Warren Revises Position on Reparations, Calls for ‘Conversations’

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Sen. Elizabeth Warren (D., Mass.) on Friday called for dialogue about reparations for black Americans impacted by slavery, marking an apparent shift from her previously stated support for the payments.

"So, what I have said and will say again is I think it’s time for us to have the conversation," Warren said when asked by CNN reporter MJ Lee about reparations, NTK Network reports. "We need to address the fact that in this country, we built great fortunes and wealth on the backs of slaves and we need to address that head-on, we need to have that national conversation."

Asked about giving money to those impacted by slavery, Warren said, "Those are the conversations we will have."

"But, right now, on the money issue, you are not saying that you support it?" Lee asked.

"I’m saying that there are a lot of scholars and a lot of activists who have put multiple proposals on the table. But we’re never going to get to any of those proposals [without] an acknowledgement of the wrong of slavery and the obligation to address it."

Warren expressed support for reparations in an interview with the New York Times last month.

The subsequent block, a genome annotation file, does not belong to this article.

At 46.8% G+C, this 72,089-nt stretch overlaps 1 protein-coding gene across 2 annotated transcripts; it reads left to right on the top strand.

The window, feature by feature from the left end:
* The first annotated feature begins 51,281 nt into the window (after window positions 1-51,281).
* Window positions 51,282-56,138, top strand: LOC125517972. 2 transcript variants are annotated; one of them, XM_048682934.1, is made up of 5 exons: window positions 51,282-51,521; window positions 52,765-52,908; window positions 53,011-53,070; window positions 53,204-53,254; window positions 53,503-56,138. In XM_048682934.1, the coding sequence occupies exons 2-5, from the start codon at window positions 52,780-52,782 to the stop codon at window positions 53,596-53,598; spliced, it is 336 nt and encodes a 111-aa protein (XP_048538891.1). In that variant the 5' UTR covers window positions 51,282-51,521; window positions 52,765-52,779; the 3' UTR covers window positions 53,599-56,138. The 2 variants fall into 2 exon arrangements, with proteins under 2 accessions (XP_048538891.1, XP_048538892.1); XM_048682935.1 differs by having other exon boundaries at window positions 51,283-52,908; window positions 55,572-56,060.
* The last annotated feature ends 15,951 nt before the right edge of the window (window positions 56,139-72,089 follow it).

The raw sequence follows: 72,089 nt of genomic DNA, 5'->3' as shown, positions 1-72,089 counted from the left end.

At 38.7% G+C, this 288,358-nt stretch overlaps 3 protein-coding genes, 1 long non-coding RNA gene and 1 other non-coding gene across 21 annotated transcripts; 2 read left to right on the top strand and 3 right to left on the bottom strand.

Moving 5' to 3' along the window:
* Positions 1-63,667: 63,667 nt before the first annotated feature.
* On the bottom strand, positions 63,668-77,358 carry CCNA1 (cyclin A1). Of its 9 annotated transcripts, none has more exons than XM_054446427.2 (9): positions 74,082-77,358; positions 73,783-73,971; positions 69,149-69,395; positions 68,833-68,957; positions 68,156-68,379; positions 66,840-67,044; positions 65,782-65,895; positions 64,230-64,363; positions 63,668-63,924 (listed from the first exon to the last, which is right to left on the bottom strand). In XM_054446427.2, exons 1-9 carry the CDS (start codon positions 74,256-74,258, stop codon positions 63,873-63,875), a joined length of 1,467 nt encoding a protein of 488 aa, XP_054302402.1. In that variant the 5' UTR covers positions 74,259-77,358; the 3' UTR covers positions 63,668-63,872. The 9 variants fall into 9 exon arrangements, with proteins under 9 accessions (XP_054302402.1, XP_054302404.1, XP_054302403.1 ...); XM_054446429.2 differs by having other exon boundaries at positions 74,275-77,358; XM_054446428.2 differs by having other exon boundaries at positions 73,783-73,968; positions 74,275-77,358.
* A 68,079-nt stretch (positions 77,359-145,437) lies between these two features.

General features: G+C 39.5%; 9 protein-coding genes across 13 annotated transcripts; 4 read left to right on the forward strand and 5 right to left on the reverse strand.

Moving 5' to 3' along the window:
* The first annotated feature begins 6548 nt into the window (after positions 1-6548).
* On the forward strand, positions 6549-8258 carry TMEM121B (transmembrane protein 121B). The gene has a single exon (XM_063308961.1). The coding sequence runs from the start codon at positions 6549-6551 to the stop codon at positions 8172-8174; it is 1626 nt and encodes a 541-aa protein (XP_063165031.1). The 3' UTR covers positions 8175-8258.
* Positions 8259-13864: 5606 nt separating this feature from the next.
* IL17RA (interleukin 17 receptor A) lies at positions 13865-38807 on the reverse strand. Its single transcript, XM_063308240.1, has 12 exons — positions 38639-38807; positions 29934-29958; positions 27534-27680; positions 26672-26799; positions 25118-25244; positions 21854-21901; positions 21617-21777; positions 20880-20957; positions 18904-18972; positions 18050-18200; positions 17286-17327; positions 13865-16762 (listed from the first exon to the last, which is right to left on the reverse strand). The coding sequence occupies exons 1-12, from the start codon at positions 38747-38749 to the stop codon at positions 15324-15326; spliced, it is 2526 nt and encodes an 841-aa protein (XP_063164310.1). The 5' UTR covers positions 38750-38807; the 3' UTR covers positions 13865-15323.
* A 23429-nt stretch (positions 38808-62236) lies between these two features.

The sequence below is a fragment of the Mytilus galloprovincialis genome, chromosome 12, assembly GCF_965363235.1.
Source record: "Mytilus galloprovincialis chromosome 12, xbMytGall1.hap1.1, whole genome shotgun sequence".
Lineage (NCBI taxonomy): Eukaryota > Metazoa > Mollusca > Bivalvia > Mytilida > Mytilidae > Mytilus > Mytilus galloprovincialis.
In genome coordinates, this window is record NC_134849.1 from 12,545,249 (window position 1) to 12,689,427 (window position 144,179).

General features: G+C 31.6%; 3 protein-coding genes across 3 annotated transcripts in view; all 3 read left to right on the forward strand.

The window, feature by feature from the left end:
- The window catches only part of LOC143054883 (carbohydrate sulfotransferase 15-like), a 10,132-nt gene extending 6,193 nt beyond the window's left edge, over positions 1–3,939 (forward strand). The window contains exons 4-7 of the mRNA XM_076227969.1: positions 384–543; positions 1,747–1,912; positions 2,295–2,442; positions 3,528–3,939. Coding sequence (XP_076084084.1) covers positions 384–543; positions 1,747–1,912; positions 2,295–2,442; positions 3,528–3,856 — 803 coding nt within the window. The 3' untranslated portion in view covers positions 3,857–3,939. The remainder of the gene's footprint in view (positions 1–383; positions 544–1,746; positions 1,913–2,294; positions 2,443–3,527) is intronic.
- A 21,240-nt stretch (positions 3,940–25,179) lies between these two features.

"We have to be honest that people in this country do not start from the same place or have access to the same opportunities," Warren told the Times. "I’m serious about taking an approach that would change policies and structures and make real investments in black communities."

"Ms. Warren also said she supported reparations for black Americans impacted by slavery — a policy that experts say could cost several trillion dollars, and one that Barack Obama, Hillary Clinton, Bernie Sanders and many top Democrats have not supported," the Times wrote.

Although Sen. Kamala Harris (D., Calif.) has come out in support of reparations, Sen. Bernie Sanders (I., Vt.) has said he opposes reparations in the form of cash payouts.

Warren has struggled to gain traction early in the Democratic primary. Polls in New Hampshire, which neighbors her home state of Massachusetts, show her in the single digits, trailing well behind former vice president Joe Biden and Sanders.